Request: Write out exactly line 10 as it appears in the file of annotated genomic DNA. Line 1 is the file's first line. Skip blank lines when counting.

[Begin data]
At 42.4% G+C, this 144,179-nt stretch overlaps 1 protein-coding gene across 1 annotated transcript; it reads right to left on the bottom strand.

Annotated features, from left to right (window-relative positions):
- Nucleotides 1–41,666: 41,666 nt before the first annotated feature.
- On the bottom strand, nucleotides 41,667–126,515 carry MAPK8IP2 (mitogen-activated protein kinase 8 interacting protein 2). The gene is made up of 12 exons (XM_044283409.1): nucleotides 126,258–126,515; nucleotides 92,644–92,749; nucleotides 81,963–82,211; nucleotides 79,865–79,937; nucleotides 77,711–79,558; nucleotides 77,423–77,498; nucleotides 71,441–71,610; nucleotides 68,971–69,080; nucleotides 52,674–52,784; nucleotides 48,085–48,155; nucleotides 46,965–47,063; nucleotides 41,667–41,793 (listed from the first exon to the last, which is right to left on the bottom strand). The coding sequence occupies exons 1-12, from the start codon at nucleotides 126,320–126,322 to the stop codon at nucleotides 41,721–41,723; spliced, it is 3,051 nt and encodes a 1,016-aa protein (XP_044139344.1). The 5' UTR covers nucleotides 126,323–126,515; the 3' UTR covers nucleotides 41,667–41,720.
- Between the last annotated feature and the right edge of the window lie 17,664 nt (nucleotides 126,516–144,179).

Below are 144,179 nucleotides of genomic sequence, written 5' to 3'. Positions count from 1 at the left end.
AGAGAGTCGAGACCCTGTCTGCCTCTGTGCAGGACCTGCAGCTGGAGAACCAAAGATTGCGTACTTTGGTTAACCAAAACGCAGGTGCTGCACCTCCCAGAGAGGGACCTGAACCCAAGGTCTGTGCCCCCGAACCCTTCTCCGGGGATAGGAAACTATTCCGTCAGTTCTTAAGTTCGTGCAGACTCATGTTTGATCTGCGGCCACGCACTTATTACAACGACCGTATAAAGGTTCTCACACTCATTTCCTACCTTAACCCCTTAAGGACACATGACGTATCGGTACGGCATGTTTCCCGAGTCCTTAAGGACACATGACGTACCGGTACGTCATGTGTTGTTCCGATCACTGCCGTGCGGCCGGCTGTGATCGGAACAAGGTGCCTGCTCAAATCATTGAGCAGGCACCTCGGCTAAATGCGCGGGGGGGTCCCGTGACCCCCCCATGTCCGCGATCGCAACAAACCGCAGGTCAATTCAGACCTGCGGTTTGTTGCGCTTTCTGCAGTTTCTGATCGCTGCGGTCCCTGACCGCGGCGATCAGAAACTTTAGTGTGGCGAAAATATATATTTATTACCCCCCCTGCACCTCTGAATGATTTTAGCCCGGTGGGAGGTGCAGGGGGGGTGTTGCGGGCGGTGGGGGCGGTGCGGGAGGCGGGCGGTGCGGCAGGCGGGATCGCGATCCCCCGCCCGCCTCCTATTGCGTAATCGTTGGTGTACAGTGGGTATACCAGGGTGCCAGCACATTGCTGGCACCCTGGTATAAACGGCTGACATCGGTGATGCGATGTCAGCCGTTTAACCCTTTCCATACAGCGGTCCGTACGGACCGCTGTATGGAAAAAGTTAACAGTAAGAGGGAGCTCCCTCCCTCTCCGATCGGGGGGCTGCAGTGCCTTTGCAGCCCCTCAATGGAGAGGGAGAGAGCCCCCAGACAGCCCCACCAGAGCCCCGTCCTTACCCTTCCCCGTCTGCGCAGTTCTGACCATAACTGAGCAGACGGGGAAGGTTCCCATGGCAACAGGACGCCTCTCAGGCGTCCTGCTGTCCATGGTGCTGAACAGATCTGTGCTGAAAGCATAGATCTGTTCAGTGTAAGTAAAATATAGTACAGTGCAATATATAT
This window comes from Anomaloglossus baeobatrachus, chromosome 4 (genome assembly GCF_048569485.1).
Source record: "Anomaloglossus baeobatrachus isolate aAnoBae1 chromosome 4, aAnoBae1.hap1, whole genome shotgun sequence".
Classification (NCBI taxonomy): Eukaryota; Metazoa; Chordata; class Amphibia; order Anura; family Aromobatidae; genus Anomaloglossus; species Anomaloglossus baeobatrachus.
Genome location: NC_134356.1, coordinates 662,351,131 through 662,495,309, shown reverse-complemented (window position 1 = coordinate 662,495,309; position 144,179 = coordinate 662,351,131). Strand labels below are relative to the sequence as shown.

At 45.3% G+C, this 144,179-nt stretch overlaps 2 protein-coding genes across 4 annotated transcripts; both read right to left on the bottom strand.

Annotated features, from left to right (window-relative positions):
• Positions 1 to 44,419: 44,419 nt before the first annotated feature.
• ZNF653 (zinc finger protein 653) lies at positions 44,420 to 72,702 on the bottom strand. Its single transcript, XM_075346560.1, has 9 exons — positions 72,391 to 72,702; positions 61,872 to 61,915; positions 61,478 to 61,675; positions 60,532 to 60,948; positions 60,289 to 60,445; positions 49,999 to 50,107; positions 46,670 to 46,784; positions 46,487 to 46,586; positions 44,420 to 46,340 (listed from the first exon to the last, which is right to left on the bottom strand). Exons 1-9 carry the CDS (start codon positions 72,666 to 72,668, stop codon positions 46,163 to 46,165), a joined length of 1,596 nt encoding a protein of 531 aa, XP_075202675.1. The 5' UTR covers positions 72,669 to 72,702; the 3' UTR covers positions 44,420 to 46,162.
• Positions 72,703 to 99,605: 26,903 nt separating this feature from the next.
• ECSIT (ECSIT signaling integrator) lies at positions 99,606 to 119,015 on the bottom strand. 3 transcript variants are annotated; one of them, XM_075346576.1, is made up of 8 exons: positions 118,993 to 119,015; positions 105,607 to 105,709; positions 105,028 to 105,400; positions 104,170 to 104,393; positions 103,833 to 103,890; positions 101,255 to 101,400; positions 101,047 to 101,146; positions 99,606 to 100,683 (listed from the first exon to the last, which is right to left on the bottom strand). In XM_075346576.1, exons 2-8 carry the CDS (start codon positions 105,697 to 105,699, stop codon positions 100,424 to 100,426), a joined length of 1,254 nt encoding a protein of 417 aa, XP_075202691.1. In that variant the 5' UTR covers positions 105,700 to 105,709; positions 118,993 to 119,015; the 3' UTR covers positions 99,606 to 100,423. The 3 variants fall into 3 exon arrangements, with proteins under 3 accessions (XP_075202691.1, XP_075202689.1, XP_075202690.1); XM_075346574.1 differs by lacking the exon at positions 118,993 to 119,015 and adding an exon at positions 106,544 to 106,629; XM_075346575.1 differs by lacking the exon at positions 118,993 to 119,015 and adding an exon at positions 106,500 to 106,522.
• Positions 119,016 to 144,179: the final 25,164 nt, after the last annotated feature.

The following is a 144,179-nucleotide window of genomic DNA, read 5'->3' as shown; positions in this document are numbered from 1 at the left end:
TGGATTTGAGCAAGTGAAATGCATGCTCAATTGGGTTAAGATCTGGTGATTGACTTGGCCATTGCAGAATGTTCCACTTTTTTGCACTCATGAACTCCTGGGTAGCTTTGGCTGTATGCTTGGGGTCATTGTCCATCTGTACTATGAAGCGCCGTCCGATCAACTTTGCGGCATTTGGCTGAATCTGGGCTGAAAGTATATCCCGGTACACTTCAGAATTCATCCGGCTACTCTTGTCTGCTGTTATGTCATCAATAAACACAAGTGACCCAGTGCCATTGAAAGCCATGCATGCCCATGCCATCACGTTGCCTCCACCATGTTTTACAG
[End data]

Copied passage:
Classification (NCBI taxonomy): Eukaryota; Metazoa; Chordata; class Amphibia; order Anura; family Aromobatidae; genus Anomaloglossus; species Anomaloglossus baeobatrachus.